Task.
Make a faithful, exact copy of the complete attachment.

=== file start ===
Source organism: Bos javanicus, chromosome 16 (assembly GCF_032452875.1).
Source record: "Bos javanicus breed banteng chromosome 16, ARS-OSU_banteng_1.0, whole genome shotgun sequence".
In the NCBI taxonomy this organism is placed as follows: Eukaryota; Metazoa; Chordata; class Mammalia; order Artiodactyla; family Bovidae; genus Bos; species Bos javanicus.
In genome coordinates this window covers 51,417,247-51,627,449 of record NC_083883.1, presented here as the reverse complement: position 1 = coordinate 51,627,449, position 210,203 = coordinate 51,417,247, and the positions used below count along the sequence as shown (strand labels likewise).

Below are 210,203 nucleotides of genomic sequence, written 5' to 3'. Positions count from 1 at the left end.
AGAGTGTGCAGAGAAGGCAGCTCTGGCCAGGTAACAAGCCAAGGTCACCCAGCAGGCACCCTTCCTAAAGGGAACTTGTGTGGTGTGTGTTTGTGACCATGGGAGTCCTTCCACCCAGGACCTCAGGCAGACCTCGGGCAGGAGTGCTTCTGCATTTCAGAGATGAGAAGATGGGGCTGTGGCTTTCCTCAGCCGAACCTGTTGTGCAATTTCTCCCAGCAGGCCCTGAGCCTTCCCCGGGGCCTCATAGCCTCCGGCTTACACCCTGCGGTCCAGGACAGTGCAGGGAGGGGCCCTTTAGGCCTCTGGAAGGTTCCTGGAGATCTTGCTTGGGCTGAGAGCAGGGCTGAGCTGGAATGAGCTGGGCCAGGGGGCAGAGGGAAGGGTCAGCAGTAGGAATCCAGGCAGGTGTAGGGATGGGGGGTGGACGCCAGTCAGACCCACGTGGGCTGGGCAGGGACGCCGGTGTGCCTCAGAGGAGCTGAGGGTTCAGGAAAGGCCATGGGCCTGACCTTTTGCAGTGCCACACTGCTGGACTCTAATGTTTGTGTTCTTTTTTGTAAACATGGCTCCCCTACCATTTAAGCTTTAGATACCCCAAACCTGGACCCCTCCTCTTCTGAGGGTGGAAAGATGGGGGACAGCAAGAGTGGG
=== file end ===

Source organism: Bos javanicus, chromosome 16 (assembly GCF_032452875.1).
Source record: "Bos javanicus breed banteng chromosome 16, ARS-OSU_banteng_1.0, whole genome shotgun sequence".
In the NCBI taxonomy this organism is placed as follows: Eukaryota; Metazoa; Chordata; class Mammalia; order Artiodactyla; family Bovidae; genus Bos; species Bos javanicus.
In genome coordinates this window covers 51,417,247-51,627,449 of record NC_083883.1, presented here as the reverse complement: position 1 = coordinate 51,627,449, position 210,203 = coordinate 51,417,247, and the positions used below count along the sequence as shown (strand labels likewise).

Below are 210,203 nucleotides of genomic sequence, written 5' to 3'. Positions count from 1 at the left end.
AGAGTGTGCAGAGAAGGCAGCTCTGGCCAGGTAACAAGCCAAGGTCACCCAGCAGGCACCCTTCCTAAAGGGAACTTGTGTGGTGTGTGTTTGTGACCATGGGAGTCCTTCCACCCAGGACCTCAGGCAGACCTCGGGCAGGAGTGCTTCTGCATTTCAGAGATGAGAAGATGGGGCTGTGGCTTTCCTCAGCCGAACCTGTTGTGCAATTTCTCCCAGCAGGCCCTGAGCCTTCCCCGGGGCCTCATAGCCTCCGGCTTACACCCTGCGGTCCAGGACAGTGCAGGGAGGGGCCCTTTAGGCCTCTGGAAGGTTCCTGGAGATCTTGCTTGGGCTGAGAGCAGGGCTGAGCTGGAATGAGCTGGGCCAGGGGGCAGAGGGAAGGGTCAGCAGTAGGAATCCAGGCAGGTGTAGGGATGGGGGGTGGACGCCAGTCAGACCCACGTGGGCTGGGCAGGGACGCCGGTGTGCCTCAGAGGAGCTGAGGGTTCAGGAAAGGCCATGGGCCTGACCTTTTGCAGTGCCACACTGCTGGACTCTAATGTTTGTGTTCTTTTTTGTAAACATGGCTCCCCTACCATTTAAGCTTTAGATACCCCAAACCTGGACCCCTCCTCTTCTGAGGGTGGAAAGATGGGGGACAGCAAGAGTGGG